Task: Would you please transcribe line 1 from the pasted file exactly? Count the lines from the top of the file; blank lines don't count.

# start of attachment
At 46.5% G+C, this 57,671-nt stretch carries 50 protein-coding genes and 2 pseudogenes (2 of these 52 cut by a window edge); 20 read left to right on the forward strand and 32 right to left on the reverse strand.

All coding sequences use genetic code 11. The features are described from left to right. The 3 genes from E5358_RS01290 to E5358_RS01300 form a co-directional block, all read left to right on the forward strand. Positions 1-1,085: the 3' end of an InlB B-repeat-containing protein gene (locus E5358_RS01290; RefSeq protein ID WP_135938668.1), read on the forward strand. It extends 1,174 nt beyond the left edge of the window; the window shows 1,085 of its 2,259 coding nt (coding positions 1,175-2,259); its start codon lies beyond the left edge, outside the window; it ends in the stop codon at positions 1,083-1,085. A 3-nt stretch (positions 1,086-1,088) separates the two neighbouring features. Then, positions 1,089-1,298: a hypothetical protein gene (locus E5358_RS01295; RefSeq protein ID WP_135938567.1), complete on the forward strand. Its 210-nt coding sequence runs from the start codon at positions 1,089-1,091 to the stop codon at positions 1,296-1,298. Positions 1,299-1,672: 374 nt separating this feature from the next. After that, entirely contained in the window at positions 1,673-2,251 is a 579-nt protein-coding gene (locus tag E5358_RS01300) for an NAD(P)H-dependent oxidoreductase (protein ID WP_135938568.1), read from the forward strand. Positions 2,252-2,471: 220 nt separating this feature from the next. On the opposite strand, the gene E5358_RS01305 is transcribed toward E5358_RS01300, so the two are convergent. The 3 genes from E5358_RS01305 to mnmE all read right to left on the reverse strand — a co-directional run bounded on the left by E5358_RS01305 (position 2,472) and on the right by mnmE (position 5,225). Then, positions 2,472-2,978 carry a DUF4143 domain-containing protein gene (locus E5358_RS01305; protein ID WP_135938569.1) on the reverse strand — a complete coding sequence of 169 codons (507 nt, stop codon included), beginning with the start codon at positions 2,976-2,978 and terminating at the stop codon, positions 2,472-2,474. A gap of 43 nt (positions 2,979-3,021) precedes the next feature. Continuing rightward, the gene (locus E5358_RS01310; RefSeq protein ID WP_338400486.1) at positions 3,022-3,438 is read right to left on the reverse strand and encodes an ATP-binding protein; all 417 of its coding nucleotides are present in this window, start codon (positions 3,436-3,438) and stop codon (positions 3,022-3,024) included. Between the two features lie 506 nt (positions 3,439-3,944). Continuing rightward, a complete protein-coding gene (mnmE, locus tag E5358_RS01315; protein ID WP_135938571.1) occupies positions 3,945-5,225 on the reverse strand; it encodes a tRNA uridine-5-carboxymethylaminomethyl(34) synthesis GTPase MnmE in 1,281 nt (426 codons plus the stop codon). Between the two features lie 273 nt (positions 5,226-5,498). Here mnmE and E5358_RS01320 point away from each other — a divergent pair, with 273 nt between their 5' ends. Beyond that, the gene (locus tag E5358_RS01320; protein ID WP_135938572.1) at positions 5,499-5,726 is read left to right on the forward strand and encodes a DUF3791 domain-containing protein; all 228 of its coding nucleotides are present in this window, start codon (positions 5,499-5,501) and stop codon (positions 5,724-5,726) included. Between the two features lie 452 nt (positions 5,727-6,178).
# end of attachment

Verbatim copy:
At 46.5% G+C, this 57,671-nt stretch carries 50 protein-coding genes and 2 pseudogenes (2 of these 52 cut by a window edge); 20 read left to right on the forward strand and 32 right to left on the reverse strand.